loosie likes this.
         
        03-16-2013, 12:57 PM
      #235
    Started
    I'm glad this thread popped up again. I am printing out Cherie's original instructions. I want them handy.
    Last year I bought a 14 year old green Paint mare. Not what I set out to buy but after a lot of looking I knew immediately this was the one I wanted. She's calm and mellow and has not been a disappointment. And she is so pleasant on the trails. I look forward to developing our partnership. It is always good to have sound information and advice handy for those situations that pop up.
         
        03-20-2013, 01:47 AM
      #236
    Foal
    Cherie, I recently took my 6 year old mustang to a new trail, it was by the river and as we were walking calmly down to take a drink, 2 very large German shepherds came at us barking... his head shot straight up in the air but I assured him he was fine (as the owner was near by and called the dogs back to their boat. Phew!). Then a speed boat blazed by and sent a gigantic wake onto the shore... He had never seen or heard a speed boat before, I assured him he was fine again and I kept his feet moving around in different directions as to focus on me and not the scary dangers, but the wake did him in! He started to trot away and not aknolwedge my hands, so I started to "bump" the reins and force him into a circle, reinforcing that with leg cues (kick in the shoulder), and let him run his fear out without getting anywhere. What can I do to assure that the next time we go to this trail and encounter the same scenario, he will go stand in the water and not freak out? I'll never be able to take him riding on the beach if I don't nip this in the bud.
         
        03-20-2013, 10:41 AM
      #237
    Foal
    Dixie - even though you didn't ask me I hope you don't mind my suggestion ;) I would take along a halter and good length lead & take your Mustang down to the water and work with him in hand down along and in the water until he is relaxed with it (head lower, licking & chewing, leg cocked or big sigh type of behavior). Hopefully you will get an obligatory speedboat and wake going along while you do. Does your Mustang know how to do a one rein stop? There are always little things along the trail that are new to our horses we can't help that, your horse actually sounds like he handled the spook pretty well in that he only trotted away and didn't bolt. If you could get him in a one rein stop you can prevent even that.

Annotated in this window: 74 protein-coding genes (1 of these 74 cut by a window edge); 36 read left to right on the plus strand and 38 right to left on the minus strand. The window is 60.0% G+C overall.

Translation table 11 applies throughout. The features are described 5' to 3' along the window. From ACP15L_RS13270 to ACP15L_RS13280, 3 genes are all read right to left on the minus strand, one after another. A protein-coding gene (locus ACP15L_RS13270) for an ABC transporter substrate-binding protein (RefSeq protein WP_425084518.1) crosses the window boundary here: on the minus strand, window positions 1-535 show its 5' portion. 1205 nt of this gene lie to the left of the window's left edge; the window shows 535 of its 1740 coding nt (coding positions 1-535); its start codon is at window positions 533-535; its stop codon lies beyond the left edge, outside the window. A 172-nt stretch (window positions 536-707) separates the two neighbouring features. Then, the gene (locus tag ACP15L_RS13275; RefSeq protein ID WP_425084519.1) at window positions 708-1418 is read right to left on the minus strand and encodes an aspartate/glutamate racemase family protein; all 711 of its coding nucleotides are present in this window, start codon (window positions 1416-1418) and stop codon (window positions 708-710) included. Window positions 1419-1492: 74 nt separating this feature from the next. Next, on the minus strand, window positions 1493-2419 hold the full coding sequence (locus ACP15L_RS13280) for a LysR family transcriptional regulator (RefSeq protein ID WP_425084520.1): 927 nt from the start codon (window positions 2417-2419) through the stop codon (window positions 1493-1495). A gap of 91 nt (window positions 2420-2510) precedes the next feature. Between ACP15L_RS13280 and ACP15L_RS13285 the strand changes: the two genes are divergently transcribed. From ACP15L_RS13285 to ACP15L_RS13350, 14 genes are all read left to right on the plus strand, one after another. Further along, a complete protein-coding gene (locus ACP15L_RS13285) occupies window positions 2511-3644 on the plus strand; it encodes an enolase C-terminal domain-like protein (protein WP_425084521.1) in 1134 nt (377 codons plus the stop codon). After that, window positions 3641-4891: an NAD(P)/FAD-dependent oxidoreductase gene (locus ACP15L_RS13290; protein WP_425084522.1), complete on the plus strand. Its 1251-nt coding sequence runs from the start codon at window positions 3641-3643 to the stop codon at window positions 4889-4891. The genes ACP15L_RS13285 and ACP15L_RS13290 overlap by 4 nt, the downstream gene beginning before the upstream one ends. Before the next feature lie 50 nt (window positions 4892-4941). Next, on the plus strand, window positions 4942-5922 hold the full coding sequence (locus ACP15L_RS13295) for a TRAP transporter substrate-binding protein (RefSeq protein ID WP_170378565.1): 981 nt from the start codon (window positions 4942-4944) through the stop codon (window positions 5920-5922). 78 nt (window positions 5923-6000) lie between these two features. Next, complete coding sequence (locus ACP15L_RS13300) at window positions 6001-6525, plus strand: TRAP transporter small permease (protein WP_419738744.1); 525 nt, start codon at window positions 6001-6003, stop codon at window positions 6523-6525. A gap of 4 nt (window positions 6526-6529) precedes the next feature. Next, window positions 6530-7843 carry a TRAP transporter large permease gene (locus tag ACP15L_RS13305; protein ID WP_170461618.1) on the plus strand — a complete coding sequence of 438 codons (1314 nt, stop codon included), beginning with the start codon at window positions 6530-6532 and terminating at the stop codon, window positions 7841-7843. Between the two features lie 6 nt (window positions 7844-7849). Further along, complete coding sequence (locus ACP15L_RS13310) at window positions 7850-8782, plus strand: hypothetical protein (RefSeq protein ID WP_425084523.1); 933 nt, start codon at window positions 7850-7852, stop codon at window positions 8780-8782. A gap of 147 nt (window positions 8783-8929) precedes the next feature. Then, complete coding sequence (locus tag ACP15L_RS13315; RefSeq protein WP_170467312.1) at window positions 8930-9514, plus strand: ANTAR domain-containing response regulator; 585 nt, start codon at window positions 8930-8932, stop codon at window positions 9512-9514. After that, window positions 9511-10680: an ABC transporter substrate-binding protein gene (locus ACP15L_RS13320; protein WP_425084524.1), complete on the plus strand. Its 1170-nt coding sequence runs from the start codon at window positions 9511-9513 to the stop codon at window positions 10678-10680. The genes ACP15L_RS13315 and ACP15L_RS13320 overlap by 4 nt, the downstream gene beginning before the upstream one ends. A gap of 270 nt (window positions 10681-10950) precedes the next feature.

03-25-2013, 11:08 AM
      #238
    Foal
    I loved this post and all the thoughts that followed. I have always been on the fence what would work best, let them stop or encourage on. I know I will lead on and give my gracie something else to think about!! It feels right to me right now!
         
        03-26-2013, 04:42 AM
      #239
    Foal
    I also thank you for this post! Our first 'horse' was a very little pony that we trained our selves with a little help from a trainer. We wouldn't trade her for anything, and she's actually worked out quite well for us. BUT...we trained her in all the ways you say not to and the one thing I learned for certain is that when it came time to buy a full sized horse, I wanted/needed one well trained already. We got lucky with our pony but her use is very limited, both by her size and by her training.

    We got our new well trained horse and she amazed me by going exactly where you point her, no matter what...lol. Our pony has so much personality, she's such a joy to be around, and for her job she's wonderful; but she'd need your kind of training before I'd feel safe letting anyone but an experienced rider ride her off of a lead line. The difference is amazing and I enjoyed reading you're explanation of it.
         
        03-29-2013, 02:39 AM
      #240
    Foal
    My horse crow hopped once when I was on her I was swinging by her reins after flying over neck. Any suggestions? She was very happy when she made this move.